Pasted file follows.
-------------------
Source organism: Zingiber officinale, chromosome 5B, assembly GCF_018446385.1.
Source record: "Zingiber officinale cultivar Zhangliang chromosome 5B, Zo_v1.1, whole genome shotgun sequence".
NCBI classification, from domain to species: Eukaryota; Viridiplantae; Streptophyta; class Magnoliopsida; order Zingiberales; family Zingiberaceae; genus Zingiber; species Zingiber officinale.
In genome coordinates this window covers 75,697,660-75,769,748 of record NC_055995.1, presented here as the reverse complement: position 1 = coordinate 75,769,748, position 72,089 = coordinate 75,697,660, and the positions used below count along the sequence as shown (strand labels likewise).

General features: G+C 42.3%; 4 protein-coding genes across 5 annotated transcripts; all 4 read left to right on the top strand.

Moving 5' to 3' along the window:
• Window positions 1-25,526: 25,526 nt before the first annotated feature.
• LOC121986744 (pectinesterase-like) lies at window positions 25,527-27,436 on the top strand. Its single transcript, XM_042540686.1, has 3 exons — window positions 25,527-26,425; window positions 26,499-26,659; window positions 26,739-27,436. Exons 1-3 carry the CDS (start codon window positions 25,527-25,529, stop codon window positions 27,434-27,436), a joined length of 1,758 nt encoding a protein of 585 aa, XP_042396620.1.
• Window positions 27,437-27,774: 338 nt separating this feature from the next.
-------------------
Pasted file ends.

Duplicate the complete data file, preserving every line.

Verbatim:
Source organism: Zingiber officinale, chromosome 5B, assembly GCF_018446385.1.
Source record: "Zingiber officinale cultivar Zhangliang chromosome 5B, Zo_v1.1, whole genome shotgun sequence".
NCBI classification, from domain to species: Eukaryota; Viridiplantae; Streptophyta; class Magnoliopsida; order Zingiberales; family Zingiberaceae; genus Zingiber; species Zingiber officinale.
In genome coordinates this window covers 75,697,660-75,769,748 of record NC_055995.1, presented here as the reverse complement: position 1 = coordinate 75,769,748, position 72,089 = coordinate 75,697,660, and the positions used below count along the sequence as shown (strand labels likewise).

General features: G+C 42.3%; 4 protein-coding genes across 5 annotated transcripts; all 4 read left to right on the top strand.

Moving 5' to 3' along the window:
• Window positions 1-25,526: 25,526 nt before the first annotated feature.
• LOC121986744 (pectinesterase-like) lies at window positions 25,527-27,436 on the top strand. Its single transcript, XM_042540686.1, has 3 exons — window positions 25,527-26,425; window positions 26,499-26,659; window positions 26,739-27,436. Exons 1-3 carry the CDS (start codon window positions 25,527-25,529, stop codon window positions 27,434-27,436), a joined length of 1,758 nt encoding a protein of 585 aa, XP_042396620.1.
• Window positions 27,437-27,774: 338 nt separating this feature from the next.